One of the leaks in my game is value betting. I know I don’t do it enough. Especially on the river, I’ve got a good hand, it’s mostly likely the winning hand. But I don’t have the nuts. And I start to think, “Well, if I bet, I’ll only get called by hands that beat me. If he can’t beat my hand, he won’t call anyway. Play it safe and just check.”
I know I’ve probably left a lot of money on the table not betting (or raising) on the river.
This goes back to near the end of my Super Bowl trip. I was having a good run. In fact, this session took place the next night after I had that really big score in the wildest cash game I’d ever been in (see here). And the session this night started out ok. I played for a couple of hours and was up about $85. Nothing dramatic. Just a few small pots here and there, no big losses. I had gotten a couple of drawing tickets for flushes—but again, smallish pots.
There was a guy two seats to my left who used to be a reg in the room. I definitely recognized him. He said he had attended school in Vegas and had then taken a job in the Midwest. He was back in town this weekend for a bachelor party. He had a pretty aggressive style, a good, tough player in my mind.
With that small profit, I looked down at Ace-King offsuit and raised to $10. The former reg made it $25. I called and it was heads up. The flop was King-high, all clubs. The Ace in my hand was a club. Pretty good flop for me. I checked, and he bet $40. Being too cautious, I just called. The turn was another club. I checked again, hoping for a check-raise. But he checked behind me.
The river paired the King, which I didn’t like. None-the-less, just from watching him play all night, and from the way he played this hand, I really didn’t think the King had given him the full house. I went ahead and put out $100. He groaned a lot. He didn’t take too long though to call and he said, “I have the Queen.” He had Ace-Queen, the Queen being the club, giving him the second nut flush. I took down a nice pot (and got another drawing ticket) and was now sitting on a $250 profit for the night.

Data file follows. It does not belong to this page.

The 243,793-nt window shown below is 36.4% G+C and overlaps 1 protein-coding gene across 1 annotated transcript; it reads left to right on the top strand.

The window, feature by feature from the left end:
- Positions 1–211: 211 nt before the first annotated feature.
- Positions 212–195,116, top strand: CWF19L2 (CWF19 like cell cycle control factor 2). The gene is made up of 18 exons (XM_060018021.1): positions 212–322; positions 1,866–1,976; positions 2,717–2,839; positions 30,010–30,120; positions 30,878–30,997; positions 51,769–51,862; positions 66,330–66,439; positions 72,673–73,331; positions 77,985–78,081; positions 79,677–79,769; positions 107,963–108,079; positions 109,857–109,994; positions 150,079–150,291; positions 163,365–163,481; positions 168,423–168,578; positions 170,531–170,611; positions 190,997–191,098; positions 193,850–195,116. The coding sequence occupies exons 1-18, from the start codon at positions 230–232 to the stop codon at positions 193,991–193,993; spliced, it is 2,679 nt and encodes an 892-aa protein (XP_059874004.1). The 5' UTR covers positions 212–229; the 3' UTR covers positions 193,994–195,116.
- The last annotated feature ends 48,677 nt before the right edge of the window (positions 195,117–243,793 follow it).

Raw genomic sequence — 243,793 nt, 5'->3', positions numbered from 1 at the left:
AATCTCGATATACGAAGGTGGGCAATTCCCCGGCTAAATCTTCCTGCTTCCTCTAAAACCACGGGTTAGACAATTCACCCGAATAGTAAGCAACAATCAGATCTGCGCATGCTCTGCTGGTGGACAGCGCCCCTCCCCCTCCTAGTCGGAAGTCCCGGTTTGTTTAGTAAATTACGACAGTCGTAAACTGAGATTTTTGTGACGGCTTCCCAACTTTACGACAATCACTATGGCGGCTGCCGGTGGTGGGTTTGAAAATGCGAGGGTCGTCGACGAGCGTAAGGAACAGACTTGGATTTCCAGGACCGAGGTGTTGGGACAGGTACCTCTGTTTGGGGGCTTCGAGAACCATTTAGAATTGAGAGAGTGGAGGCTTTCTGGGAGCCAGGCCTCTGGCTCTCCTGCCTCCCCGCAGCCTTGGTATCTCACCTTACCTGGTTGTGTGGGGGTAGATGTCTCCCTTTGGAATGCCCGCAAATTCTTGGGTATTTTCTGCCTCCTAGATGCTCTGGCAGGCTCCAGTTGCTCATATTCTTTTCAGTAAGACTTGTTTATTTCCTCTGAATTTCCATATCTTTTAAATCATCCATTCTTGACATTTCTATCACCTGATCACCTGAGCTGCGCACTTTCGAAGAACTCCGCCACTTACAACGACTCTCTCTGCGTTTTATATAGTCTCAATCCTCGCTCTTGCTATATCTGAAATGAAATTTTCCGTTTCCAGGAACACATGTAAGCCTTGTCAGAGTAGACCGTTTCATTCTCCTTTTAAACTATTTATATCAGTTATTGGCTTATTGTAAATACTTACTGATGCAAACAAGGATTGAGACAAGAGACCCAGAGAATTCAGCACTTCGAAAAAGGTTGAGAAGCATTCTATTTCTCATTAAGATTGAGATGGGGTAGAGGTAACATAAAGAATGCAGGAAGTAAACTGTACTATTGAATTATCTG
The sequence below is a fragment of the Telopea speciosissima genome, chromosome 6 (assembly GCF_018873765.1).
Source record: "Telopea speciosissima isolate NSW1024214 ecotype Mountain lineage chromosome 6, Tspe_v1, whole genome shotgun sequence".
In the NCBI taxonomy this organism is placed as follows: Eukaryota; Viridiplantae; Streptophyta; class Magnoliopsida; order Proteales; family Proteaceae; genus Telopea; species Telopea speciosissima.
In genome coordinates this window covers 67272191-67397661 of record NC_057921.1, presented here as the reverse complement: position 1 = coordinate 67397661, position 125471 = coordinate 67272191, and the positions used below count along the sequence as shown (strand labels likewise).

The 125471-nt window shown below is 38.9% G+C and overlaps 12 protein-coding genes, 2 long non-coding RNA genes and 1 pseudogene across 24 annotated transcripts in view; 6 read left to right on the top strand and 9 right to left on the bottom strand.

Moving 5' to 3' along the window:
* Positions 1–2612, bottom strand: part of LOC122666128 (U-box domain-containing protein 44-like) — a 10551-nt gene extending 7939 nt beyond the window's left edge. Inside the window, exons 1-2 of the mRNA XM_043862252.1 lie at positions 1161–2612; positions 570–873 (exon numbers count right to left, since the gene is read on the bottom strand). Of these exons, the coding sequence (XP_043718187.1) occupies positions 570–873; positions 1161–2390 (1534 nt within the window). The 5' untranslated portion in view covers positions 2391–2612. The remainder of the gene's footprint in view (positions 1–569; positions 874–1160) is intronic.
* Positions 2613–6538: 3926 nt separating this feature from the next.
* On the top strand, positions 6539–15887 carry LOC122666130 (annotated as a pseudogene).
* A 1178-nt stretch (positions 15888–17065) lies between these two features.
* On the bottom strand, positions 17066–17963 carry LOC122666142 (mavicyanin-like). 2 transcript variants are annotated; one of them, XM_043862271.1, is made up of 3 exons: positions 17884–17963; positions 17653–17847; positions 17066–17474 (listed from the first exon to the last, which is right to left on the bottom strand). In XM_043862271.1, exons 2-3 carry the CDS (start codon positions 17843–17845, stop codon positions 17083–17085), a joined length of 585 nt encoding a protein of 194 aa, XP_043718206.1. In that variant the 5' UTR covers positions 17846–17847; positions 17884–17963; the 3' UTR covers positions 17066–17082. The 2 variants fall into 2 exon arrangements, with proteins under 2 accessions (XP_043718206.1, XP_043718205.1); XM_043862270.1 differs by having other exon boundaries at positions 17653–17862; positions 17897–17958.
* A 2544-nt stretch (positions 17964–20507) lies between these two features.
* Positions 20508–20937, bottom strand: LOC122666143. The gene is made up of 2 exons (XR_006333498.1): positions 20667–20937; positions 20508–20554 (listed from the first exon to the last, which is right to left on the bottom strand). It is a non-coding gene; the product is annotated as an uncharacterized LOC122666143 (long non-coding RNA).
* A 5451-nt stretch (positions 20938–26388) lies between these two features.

I was happy with that. I was tired, it was getting close to Midnight, and all I had to do was stay awake for the drawing. I had three tickets and there was a 50/50 chance they would give away $1,000 (1 ticket for $400, 6 tickets for $100 each).
As such, I kind of mentally checked out of the game, and was just enjoying my conversation with the dealer, Jack, who was dealing what was going to be the last down of my night.
I didn’t get a hand to play until I was dealt a pair of 6’s. I limped in, and five of us saw the flop. It was Jack-6-5, rainbow. A guy bet $10, another player called, and I got cute and just called. It was rainbow and the 6-5 didn’t scare me. A player behind me called and we were four-handed. The turn was a King of hearts—the second heart on the board—and it was checked to me. This time I bet $40. Only one player called, the under-the-gun player.
The river was a 3 of diamonds, and I was relieved to see it wasn’t a heart. Sure, there was a possible straight now, but who the heck would play 7-4? I thought I was pretty safe.
But still, there was a straight possible. And when the other guy checked, I just totally dismissed the straight possibility and confidently bet $60. I assumed I would just take down the pot there but the other player took a few moments and then announced, “all-in.” WTF?